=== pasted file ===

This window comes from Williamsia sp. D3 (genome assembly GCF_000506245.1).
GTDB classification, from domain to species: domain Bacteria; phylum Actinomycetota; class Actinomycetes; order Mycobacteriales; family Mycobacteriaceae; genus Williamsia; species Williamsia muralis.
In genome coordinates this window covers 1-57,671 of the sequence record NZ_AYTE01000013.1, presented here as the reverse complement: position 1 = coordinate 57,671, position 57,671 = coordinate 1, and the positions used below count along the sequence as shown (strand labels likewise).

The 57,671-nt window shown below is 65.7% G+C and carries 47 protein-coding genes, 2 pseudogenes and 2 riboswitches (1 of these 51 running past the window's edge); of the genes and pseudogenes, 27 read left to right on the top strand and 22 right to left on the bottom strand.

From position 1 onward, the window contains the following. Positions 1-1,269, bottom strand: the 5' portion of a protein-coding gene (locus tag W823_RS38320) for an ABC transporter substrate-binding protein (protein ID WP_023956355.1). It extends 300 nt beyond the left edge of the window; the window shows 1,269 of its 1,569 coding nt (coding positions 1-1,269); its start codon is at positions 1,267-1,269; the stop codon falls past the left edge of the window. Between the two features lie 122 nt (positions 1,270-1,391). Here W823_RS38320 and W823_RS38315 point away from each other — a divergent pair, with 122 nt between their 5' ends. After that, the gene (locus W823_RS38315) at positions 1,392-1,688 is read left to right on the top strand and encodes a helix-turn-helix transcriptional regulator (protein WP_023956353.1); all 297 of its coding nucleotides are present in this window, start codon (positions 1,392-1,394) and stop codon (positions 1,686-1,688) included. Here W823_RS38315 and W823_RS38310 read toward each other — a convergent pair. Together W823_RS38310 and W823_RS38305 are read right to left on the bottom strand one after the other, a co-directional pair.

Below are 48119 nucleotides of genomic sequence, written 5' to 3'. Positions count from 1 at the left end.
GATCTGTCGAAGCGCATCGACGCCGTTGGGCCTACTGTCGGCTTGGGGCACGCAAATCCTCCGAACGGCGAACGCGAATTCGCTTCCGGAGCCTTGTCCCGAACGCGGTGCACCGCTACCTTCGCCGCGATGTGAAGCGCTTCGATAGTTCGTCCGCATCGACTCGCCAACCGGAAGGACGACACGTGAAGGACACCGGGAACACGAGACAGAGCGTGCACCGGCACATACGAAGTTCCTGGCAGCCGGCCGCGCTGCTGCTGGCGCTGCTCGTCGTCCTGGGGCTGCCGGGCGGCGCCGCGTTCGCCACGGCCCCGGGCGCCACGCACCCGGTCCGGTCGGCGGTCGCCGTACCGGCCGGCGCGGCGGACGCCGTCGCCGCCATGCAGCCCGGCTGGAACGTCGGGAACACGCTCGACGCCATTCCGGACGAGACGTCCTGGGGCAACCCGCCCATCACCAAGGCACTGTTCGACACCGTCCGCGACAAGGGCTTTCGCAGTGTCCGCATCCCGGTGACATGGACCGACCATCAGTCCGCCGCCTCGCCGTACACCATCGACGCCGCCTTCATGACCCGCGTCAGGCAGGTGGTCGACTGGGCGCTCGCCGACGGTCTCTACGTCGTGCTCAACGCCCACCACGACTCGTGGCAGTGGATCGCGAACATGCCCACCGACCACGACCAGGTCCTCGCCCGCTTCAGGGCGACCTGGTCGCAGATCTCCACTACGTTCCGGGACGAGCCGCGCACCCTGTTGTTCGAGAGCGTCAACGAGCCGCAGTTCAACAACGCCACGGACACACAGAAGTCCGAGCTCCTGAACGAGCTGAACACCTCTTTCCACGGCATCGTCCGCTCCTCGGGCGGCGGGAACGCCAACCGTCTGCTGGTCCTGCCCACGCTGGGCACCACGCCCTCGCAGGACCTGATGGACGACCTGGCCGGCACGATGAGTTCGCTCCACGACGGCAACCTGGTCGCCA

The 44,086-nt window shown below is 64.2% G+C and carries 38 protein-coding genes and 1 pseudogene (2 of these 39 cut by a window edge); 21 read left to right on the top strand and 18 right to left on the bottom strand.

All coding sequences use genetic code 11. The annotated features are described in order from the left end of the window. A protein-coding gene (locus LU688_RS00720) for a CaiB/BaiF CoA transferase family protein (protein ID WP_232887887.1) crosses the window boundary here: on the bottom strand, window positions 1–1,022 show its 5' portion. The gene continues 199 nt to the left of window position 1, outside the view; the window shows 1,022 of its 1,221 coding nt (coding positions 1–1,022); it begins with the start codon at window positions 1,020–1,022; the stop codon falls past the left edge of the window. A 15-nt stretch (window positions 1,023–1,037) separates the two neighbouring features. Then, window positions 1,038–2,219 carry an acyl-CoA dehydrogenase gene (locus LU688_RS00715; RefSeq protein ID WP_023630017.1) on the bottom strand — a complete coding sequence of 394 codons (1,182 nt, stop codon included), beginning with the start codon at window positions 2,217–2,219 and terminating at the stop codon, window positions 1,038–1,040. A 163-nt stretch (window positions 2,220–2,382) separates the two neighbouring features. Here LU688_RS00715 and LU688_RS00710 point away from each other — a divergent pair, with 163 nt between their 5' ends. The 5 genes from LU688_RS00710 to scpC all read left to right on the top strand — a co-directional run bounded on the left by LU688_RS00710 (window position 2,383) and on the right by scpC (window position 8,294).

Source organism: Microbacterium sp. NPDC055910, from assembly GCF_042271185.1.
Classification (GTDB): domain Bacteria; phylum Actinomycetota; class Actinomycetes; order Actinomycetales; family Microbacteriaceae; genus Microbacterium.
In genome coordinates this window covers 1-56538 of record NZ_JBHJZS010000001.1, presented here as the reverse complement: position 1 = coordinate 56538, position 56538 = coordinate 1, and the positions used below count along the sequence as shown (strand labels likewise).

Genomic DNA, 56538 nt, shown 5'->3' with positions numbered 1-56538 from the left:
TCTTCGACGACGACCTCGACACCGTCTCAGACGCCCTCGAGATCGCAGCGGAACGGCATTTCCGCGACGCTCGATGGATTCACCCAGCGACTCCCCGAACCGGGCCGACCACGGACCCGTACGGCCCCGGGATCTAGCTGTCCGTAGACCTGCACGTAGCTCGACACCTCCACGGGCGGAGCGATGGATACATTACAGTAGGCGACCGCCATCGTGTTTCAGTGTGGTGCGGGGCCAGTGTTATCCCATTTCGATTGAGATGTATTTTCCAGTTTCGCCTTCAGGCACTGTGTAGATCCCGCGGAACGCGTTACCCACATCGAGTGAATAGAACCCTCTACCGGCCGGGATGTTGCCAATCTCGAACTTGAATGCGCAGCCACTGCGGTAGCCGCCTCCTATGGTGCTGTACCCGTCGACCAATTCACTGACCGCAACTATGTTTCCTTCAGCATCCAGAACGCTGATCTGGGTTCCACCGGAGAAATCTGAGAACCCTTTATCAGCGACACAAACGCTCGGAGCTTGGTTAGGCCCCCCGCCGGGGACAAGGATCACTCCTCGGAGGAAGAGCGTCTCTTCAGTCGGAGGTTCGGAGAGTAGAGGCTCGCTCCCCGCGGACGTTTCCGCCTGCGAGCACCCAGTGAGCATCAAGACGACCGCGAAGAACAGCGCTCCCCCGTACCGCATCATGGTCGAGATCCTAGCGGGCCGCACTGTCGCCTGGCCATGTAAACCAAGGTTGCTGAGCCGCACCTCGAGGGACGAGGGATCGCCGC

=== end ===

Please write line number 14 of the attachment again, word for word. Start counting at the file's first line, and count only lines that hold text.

TCTTCGACGACGACCTCGACACCGTCTCAGACGCCCTCGAGATCGCAGCGGAACGGCATTTCCGCGACGCTCGATGGATTCACCCAGCGACTCCCCGAACCGGGCCGACCACGGACCCGTACGGCCCCGGGATCTAGCTGTCCGTAGACCTGCACGTAGCTCGACACCTCCACGGGCGGAGCGATGGATACATTACAGTAGGCGACCGCCATCGTGTTTCAGTGTGGTGCGGGGCCAGTGTTATCCCATTTCGATTGAGATGTATTTTCCAGTTTCGCCTTCAGGCACTGTGTAGATCCCGCGGAACGCGTTACCCACATCGAGTGAATAGAACCCTCTACCGGCCGGGATGTTGCCAATCTCGAACTTGAATGCGCAGCCACTGCGGTAGCCGCCTCCTATGGTGCTGTACCCGTCGACCAATTCACTGACCGCAACTATGTTTCCTTCAGCATCCAGAACGCTGATCTGGGTTCCACCGGAGAAATCTGAGAACCCTTTATCAGCGACACAAACGCTCGGAGCTTGGTTAGGCCCCCCGCCGGGGACAAGGATCACTCCTCGGAGGAAGAGCGTCTCTTCAGTCGGAGGTTCGGAGAGTAGAGGCTCGCTCCCCGCGGACGTTTCCGCCTGCGAGCACCCAGTGAGCATCAAGACGACCGCGAAGAACAGCGCTCCCCCGTACCGCATCATGGTCGAGATCCTAGCGGGCCGCACTGTCGCCTGGCCATGTAAACCAAGGTTGCTGAGCCGCACCTCGAGGGACGAGGGATCGCCGC